How about you?

Who are you going to speak to – write to?

How are you going to keep them top-of-mind by focusing on how you can reach them, resonate with them?

How are you going to center yourself in your intent to connect; which is the real reason we communicate?

Always has been. Always will be.

“One sign of an excellent speech? ‘Can people repeat something they heard, word for word?’” – Sam Horn, Intrigue Expert

Neil Gaiman’s commencement speech was an instant classic.

Why?

It’s original, evocative and revealing.

Gaiman confesses that he ignored the wise advice from fellow author Stephen King to “enjoy the ride of his success.”

However, there’s an even more important reason Gaiman’s 20 minute talk has gone viral and been turned into a book which is coming out next week.

The popular author condensed his speech theme into a single sound-bite that is easy to repeat.

Make Good Art.

Think about it.

How many conventions and graduations have you attended? How many presenters and commencement speakers have you heard? Dozens? Hundreds?

Can you repeat ANYTHING they said?

If you can’t; that means they’re out of sight, out of mind. Their message had little or no enduring impact.

What’s an important message you want to share with the world?

If you want people to remember it and act on it; is YOUR responsibility to distill its essence into a repeatable sound-bite.

Successful film-makers know the importance of this.

“Show me the money.” “I’ll be back.” “You can’t handle the truth.” “You’re gonna need a bigger boat.”

You probably remember those movies even though it’s been YEARS since you’ve seen Tom Cruise, Arnold Schwarzenegger, Jack Nicholson and Roy Scheder utter those lines in the movies Jerry Maguire, the Terminator, A Few Good Men and Jaws.

Those movies are STILL top-of-mind decades after their release because their screenwriters crafted memorable lines that have legs.

In fact, check out the top movie quotes of all time. Almost ALL are 7 words or less.

http://en.wikipedia.org/wiki/AFI’s_100_Years…100_Movie_Quotes

What’s this mean for you?

Look over your upcoming presentation.

Does it have a resounding idea that has been distilled into a pithy 7 words or less?

Have you condensed your theme into a title or sound-bite people can repeat, word for word?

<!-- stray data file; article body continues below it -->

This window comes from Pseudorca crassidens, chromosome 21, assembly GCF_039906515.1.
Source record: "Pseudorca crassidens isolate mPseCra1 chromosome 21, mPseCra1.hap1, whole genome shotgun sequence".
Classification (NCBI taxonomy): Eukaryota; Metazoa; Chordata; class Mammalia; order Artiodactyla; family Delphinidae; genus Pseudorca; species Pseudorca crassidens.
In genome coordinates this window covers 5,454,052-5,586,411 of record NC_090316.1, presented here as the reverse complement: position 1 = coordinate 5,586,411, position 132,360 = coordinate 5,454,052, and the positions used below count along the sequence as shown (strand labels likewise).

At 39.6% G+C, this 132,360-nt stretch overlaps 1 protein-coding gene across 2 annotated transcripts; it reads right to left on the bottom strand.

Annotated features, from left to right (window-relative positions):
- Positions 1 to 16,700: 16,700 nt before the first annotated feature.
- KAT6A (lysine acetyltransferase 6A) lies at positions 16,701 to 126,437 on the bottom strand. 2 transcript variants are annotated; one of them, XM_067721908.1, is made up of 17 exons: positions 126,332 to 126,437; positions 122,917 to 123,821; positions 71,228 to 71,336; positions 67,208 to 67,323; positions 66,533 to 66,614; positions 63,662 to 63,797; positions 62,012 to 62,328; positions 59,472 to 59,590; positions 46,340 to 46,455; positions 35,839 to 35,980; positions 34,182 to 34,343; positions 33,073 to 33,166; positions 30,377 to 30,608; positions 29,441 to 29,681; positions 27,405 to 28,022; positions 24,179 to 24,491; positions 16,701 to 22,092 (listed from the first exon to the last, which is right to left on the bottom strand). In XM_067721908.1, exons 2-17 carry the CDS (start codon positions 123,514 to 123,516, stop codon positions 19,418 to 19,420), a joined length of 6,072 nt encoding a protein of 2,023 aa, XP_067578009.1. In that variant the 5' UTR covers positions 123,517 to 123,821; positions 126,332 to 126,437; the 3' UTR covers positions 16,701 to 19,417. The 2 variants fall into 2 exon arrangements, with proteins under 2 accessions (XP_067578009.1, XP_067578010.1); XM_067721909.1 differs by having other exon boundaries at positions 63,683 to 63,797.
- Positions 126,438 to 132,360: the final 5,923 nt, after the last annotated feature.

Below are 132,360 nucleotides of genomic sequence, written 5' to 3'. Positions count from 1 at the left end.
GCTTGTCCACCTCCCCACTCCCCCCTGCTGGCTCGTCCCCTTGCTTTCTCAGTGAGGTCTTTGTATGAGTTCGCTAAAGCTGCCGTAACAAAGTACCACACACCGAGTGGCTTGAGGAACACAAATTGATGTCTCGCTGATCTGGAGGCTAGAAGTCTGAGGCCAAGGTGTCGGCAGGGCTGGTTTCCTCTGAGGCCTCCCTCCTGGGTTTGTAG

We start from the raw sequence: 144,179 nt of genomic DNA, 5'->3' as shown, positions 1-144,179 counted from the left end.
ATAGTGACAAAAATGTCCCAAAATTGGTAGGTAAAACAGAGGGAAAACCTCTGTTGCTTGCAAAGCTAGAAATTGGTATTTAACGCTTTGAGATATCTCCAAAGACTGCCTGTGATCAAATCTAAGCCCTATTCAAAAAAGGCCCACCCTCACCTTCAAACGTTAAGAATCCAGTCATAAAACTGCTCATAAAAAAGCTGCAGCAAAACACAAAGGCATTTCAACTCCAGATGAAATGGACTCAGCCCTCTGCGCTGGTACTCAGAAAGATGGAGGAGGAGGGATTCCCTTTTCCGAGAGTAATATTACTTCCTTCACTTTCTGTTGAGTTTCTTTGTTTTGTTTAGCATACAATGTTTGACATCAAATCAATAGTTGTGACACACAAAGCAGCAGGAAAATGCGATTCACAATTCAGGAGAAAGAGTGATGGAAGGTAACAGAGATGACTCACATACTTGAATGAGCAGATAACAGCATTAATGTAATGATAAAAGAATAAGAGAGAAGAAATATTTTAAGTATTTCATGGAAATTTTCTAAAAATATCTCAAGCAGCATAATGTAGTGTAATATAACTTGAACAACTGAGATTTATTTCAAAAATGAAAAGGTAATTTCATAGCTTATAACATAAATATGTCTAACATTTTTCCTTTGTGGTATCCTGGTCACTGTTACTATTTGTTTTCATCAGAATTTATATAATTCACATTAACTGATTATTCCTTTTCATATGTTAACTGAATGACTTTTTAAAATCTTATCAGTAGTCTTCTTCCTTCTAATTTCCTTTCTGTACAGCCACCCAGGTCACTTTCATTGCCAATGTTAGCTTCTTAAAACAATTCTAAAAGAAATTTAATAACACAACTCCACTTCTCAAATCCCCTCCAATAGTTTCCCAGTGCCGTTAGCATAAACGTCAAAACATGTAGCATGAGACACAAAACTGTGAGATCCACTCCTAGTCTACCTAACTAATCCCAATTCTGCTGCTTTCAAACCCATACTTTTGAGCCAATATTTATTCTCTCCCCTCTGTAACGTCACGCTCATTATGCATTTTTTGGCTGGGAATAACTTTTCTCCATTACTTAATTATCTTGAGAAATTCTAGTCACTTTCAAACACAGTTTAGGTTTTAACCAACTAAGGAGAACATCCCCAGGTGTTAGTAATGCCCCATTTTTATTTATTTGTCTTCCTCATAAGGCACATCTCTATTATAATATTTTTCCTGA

If so, good for you. You have just increased the likelihood listeners will become YOUR word-of-mouth advertisers because they will be able to remember what you said and recommend it to others.

If not, you might want to pick up a copy of POP! and study Section IV on how to be PITHY with its chapters on:

* Make Your Language Lyrical with Alliteration
* Put Your Sound-bite in a Beat to Make it Easy to Repeat
* Make it Sublime with Rhyme

This is not petty. You’re pouring hours (and lots of money?) into designing and delivering a presentation that will hopefully impact everyone in the room.

Why not invest the time and mind to POP! your message into a memorable sound-bite so people are still being positively impacted by it … years after they’re out of the room?

TV show friends

“That silence you just heard was me speaking my mind.” – coffee mug slogan

Did you ever watch the TV sitcom Friends?

Remember Phoebe, the self-described blonde ditz who sang, “Smelly cat, smelly cat?”

In one episode, Phoebe was complaining to Joey about something her brother did.

After listening for awhile, Joey interrupts her and says, “Phoebe, have you told your brother how you feel?”

She looks at him and says, “Yes… well, not out loud!”

Sound familiar?

Is there someone at work who’s mistreating you, making you miserable or driving you crazy?

Do you lay awake at night, reliving what you WISHED you’d said, over and over in your head?

Have you been telling everyone BUT the person who’s bothering you how outraged or offended you feel?

Studies show that’s what many of us do because we’re conflict averse.

We avoid confrontations because we don’t like to fight and we don’t want to make things worse. We just want to “keep the peace.”

Unfortunately, it’s hard to keep the peace with someone who’s making war on you.

What’s worse is … silence sanctions.

If you’re not saying anything to the person who is behaving in inappropriate ways; they’re “getting away with it” or they’re assuming it must not bother you too much because you’re not calling them on it.

Jack Canfield says, “People treat us the way we teach them to treat us.”

When we “turn the other cheek,” we TEACH people it’s okay to keep mistreating us. We’re showing them we won’t hold them accountable and we won’t speak up for ourselves.

You have a voice. Use it.